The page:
But recent events are reflective of a larger pattern of state inference in regulatory infrastructure, exemplifying an increasingly authoritarian government’s pursuit of every kind of impunity. Our freedoms—to protest and to vote, to mention only two—are being stifled from multiple angles. Our media landscape’s longstanding right-wing bias is not enough for those in power: total ideological control is next on the agenda.
In April, the government vetoed the reappointments of two women to Channel 4’s board of directors, emphasising the authority of ministers over senior appointments, despite Ofcom’s reticence. Plans to privatise Channel 4 are subject to ongoing criticism. BBC chairman Richard Sharp has donated over £400,000 to the Conservative Party.
This string of events exemplifies the power of the government to frame issues according to their agenda, to eliminate problems through so-called ‘editorial choice’, and to uphold existing hierarchies. Downing Street has decided the best way to approach any situation predicated on selection is to simply subvert the process and appoint chosen allies to senior posts without scrutiny.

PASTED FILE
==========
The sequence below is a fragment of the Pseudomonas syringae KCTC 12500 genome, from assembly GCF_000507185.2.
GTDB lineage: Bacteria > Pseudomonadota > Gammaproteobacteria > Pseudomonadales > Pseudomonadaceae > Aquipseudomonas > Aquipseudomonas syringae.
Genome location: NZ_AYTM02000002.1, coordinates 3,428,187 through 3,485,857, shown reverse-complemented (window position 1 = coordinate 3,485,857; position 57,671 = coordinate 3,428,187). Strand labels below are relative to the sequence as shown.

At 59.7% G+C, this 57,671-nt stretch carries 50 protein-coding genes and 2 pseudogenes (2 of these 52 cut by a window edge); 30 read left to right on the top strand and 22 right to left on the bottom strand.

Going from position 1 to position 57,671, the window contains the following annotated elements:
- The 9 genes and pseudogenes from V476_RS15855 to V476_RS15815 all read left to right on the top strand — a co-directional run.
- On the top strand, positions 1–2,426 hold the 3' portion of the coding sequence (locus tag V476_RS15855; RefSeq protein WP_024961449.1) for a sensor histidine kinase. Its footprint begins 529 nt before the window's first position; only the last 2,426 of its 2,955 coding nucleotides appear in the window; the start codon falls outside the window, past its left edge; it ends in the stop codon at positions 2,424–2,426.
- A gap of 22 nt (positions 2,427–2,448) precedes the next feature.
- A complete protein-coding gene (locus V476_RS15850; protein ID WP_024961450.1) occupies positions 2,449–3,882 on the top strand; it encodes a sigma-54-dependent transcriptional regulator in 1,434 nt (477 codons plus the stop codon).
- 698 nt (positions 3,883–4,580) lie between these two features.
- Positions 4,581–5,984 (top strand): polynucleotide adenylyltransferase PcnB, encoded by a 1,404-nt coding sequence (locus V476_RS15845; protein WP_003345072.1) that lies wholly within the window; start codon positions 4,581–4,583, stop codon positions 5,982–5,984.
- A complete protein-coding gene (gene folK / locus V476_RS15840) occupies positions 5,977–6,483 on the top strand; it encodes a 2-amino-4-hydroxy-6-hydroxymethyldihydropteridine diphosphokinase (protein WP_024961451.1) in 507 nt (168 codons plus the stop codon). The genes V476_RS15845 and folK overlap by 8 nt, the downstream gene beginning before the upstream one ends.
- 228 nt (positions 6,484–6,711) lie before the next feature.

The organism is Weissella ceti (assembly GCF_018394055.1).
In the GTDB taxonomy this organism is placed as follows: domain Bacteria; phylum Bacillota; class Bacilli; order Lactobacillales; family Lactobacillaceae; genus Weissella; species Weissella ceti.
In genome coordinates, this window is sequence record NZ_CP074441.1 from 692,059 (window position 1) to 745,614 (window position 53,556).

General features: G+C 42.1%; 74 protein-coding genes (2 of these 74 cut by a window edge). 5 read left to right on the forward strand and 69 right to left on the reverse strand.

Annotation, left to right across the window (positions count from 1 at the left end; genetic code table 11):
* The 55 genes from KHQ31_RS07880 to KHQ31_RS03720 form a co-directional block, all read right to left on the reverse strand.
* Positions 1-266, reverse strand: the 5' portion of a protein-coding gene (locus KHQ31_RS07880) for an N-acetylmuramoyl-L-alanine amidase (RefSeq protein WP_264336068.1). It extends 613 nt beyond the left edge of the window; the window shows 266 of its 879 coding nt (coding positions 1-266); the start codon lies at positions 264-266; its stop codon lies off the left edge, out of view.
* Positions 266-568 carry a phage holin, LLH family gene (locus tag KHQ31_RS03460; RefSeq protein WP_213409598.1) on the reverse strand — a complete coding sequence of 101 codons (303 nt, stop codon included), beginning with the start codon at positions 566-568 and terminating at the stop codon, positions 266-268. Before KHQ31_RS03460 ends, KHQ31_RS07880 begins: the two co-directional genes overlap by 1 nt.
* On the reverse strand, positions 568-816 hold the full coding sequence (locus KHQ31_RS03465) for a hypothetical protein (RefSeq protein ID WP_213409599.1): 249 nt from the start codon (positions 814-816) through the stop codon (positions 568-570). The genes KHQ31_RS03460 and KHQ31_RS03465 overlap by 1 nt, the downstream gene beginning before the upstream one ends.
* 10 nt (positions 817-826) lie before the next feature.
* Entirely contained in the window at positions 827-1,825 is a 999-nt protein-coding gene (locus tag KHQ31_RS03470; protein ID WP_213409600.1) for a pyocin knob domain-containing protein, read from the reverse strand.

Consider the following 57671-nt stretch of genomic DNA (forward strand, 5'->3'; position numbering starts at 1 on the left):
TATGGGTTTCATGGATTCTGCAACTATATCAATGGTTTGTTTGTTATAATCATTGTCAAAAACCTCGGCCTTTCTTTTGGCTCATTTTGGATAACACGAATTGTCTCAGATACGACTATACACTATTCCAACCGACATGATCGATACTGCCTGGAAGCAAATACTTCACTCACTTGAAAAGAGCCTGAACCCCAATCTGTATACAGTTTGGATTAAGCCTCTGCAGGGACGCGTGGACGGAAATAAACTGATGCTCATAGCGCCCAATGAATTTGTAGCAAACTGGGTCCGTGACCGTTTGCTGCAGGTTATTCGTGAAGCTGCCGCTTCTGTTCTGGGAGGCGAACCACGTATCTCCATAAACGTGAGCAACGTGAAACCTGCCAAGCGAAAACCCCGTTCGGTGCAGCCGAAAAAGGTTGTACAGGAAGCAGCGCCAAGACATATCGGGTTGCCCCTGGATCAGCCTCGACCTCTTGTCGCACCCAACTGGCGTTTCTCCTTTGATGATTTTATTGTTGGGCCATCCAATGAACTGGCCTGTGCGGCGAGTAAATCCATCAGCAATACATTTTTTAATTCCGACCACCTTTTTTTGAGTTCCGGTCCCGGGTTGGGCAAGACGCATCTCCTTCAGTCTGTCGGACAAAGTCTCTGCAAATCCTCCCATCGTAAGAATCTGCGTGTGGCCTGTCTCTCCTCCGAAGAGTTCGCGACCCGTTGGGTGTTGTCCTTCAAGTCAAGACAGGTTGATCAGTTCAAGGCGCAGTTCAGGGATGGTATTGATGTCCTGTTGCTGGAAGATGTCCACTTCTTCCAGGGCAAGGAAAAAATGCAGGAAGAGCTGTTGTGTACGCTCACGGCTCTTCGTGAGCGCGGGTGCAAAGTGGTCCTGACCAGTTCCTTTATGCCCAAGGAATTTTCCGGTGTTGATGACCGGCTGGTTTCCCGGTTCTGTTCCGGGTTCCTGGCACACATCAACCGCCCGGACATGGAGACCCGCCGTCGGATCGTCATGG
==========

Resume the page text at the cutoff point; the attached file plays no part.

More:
Dacre’s speculated appointment to chair of Ofcom therefore isn’t surprising – it’s the logical next stage of a grip that has been tightening for decades. With record numbers of complaints about TV and radio shows this year, Ofcom or something like it is necessary – but the feasibility of retaining independence in the face of entrenched deception and governmental interference seems increasingly fantastical. This should be a real cause for concern: after all, corruption concealed by a focus on respectability and gentility is corruption all the same.